Use this URL to cite or link to this record in EThOS: https://ethos.bl.uk/OrderDetails.do?uin=uk.bl.ethos.736670
Title: Dielectric properties of hexagonal boron nitride polymer nanocomposites
Author: Ayoob, Raed
ISNI:       0000 0004 6500 6489
Awarding Body: University of Southampton
Current Institution: University of Southampton
Date of Award: 2017
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Abstract:
There is a growing research interest in polymer nanocomposite materials due to their potential in enhancing dielectric properties. However, a considerable amount of variability exists in the literature regarding the electrical performance of polymer nanocomposites, and therefore the underlying mechanisms underpinning their electrical properties are still far from fully understood. Possible reasons for the existing inconsistencies could be due to different material preparation techniques, different nanoparticle dispersion states, unknown filler content, inconsistent sample storage conditions, and unknown water level content in the samples. Determining the principal factors that dominate the electrical behaviour of polymer nanocomposites could allow engineers to tailor the electrical properties of dielectrics for their specific application. As a result, the work reported in this thesis was mainly set out to explore the factors governing the electrical properties of polymer nanocomposites such that the inconsistencies in the literature can be better understood, and consequently eliminated. This thesis investigated the performance of hexagonal boron nitride (hBN) nanocomposites based on two thermoplastic polymers: polystyrene and polyethylene. Prior to producing any nanocomposites, the hBN particles were characterised using different techniques. The characterisation primarily revealed that the boron nitride particles are in the hexagonal form and the surface of hBN contains a scarce amount of hydroxyl groups. Polystyrene nanocomposites were prepared containing identical amounts of hBN dispersed in different solvents in an attempt to obtain different dispersion states, as a result of different hBN/solvent interactions. The effect of solvent processing was negligible on the dispersion state of the hBN in the polystyrene; no observable difference in the dispersion and electrical properties was reported although the presence of hBN resulted in a slight increase in the breakdown strength relative to the unfilled polystyrene. A range of polyethylene nanocomposites were produced containing different amounts of hBN to understand the effect of the dispersion or aggregation state of the hBN on the breakdown strength. The results revealed that the nanocomposites, regardless of the morphology, exhibited a monotonic increase in breakdown strength with increasing hBN content from 2 wt % to 30 wt %, while maintaining the low dielectric losses of the unfilled polyethylene. While the hBN was found to have a strong nucleating effect on the polyethylene, it was determined that the local change in morphology was not the cause of the enhanced breakdown strength as both the polyethylene nanocomposites obtained by rapid crystallisation, where the development of spherulites was suppressed, and the amorphous polystyrene nanocomposites, also exhibited an improved breakdown strength. Further experiments indicated that the polyethylene nanocomposites did not absorb any moisture from the environment in ambient conditions, and absorbed a very small amount of water even in the 30 wt % polyethylene/hBN nanocomposite when completely immersed in water. Dielectric spectroscopy measurements revealed that the surface hydroxyl groups on the hBN are most likely located only on the edge surfaces of the hBN rather than basal surfaces. The water was most likely loosely bound to the hBN particles, where local water clusters formed. It was remarkable that a percolating water network was not formed in a nanocomposite consisting of an already percolating hBN network, which was largely attributed to the surface chemistry of hBN. Despite the presence of water in the system, the hBN nanocomposites continued to exhibit an enhanced breakdown strength in comparison to the unfilled polyethylene. Therefore, this thesis demonstrated that the electrical behaviour of polymer nanocomposites is most likely dominated by the surface state of the nanoparticles and how the particles interact with the charge carriers; any other effects due to local morphological changes or nanoparticle dispersion are considered to be secondary reasons for changes in the electrical properties.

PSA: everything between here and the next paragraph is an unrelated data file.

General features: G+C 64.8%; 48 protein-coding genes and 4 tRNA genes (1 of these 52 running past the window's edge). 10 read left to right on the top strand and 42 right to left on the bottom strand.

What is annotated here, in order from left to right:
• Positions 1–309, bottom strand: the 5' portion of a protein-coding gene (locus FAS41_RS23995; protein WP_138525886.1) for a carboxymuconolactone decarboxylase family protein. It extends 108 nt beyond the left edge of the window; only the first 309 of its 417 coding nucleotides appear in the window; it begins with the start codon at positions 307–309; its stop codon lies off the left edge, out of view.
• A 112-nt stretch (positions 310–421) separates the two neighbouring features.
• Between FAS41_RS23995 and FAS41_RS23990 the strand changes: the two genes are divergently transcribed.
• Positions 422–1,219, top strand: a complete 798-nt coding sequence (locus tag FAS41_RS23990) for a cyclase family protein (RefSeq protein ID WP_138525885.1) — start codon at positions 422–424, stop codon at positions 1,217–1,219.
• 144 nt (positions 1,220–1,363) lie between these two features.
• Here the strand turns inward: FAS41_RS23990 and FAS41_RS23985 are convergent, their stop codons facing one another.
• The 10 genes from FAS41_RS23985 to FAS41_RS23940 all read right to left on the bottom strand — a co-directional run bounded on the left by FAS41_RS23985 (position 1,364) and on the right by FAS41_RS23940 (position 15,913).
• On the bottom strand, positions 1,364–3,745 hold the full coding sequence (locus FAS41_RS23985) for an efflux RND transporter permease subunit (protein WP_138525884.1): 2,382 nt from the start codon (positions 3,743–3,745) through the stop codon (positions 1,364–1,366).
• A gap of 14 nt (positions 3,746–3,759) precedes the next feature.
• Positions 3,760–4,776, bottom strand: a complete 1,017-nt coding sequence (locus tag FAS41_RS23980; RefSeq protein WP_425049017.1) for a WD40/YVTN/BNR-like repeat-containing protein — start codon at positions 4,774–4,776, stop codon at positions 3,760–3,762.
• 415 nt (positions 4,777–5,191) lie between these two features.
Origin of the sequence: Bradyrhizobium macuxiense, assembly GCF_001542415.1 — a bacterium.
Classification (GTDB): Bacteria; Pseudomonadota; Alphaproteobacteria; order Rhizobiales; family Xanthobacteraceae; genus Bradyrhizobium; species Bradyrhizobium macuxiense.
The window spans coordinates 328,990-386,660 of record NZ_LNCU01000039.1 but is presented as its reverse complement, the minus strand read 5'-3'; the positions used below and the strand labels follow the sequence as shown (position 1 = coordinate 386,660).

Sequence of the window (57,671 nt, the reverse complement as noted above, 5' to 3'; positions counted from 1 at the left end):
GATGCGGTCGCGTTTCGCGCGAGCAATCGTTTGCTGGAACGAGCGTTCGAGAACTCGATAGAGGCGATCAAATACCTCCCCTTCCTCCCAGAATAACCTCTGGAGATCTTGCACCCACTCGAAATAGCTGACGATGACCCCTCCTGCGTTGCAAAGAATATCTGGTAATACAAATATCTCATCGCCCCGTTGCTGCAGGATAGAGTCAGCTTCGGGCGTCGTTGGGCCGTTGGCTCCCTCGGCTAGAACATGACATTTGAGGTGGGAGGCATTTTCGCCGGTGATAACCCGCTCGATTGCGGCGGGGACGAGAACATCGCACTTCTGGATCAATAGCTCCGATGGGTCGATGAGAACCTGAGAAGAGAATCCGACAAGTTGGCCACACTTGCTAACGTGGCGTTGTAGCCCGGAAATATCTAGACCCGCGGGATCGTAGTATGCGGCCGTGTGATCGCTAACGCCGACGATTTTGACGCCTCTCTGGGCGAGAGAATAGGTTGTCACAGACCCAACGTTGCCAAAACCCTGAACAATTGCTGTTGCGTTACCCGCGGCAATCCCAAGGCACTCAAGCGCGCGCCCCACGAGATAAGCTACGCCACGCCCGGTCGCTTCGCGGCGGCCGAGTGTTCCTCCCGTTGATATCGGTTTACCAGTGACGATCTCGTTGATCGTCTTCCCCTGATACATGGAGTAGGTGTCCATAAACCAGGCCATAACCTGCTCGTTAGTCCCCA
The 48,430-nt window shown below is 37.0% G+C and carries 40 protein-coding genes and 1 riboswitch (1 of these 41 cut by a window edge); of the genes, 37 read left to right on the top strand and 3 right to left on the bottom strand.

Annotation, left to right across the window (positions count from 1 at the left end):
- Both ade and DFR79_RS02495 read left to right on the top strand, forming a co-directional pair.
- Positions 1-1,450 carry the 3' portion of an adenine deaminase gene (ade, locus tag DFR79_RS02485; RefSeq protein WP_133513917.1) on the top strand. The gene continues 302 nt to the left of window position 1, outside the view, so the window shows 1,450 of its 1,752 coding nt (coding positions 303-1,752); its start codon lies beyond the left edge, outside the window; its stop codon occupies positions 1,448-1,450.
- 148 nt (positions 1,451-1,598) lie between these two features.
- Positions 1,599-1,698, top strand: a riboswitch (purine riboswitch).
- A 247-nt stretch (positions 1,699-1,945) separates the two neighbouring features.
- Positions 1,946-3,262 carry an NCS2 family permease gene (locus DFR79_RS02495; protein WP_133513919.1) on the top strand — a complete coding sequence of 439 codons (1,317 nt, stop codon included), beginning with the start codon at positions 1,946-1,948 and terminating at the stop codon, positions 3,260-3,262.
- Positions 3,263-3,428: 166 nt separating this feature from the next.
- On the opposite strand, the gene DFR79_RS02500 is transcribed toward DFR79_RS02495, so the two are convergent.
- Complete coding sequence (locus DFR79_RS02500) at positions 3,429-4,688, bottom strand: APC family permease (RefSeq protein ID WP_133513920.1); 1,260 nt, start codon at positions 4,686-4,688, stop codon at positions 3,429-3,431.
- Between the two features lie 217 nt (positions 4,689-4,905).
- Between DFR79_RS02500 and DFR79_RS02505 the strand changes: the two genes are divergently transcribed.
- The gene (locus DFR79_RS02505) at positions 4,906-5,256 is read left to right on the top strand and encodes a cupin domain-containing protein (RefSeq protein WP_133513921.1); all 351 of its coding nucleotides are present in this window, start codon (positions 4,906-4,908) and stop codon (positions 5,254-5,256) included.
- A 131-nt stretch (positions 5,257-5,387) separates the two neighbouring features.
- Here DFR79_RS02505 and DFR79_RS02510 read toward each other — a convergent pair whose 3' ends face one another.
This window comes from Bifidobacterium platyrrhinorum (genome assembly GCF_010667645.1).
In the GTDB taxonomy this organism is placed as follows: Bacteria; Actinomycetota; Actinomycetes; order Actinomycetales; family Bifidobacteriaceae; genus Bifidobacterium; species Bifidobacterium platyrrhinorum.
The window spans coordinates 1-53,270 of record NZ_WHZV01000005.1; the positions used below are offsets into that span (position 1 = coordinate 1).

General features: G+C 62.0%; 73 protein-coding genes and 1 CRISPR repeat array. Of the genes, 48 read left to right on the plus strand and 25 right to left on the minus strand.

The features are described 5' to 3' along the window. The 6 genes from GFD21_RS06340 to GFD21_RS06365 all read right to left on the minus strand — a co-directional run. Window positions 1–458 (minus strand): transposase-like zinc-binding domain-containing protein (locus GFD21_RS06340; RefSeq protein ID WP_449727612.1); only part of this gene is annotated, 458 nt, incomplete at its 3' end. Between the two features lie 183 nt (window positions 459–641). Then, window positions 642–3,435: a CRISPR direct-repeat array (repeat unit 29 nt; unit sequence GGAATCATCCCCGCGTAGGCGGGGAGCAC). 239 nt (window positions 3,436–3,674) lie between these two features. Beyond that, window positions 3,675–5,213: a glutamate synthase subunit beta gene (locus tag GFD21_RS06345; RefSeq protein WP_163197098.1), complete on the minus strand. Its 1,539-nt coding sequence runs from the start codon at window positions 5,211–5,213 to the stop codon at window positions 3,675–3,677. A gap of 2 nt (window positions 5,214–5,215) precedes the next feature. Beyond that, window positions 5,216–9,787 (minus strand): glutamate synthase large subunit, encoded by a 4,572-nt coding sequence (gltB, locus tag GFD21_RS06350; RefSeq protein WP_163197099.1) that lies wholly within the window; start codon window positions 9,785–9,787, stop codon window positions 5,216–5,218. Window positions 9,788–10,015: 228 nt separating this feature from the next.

Supervisor: Andritsch, Thomas Sponsor: Not available
Qualification Name: Thesis (Ph.D.) Qualification Level: Doctoral
EThOS ID: uk.bl.ethos.736670  DOI: Not available
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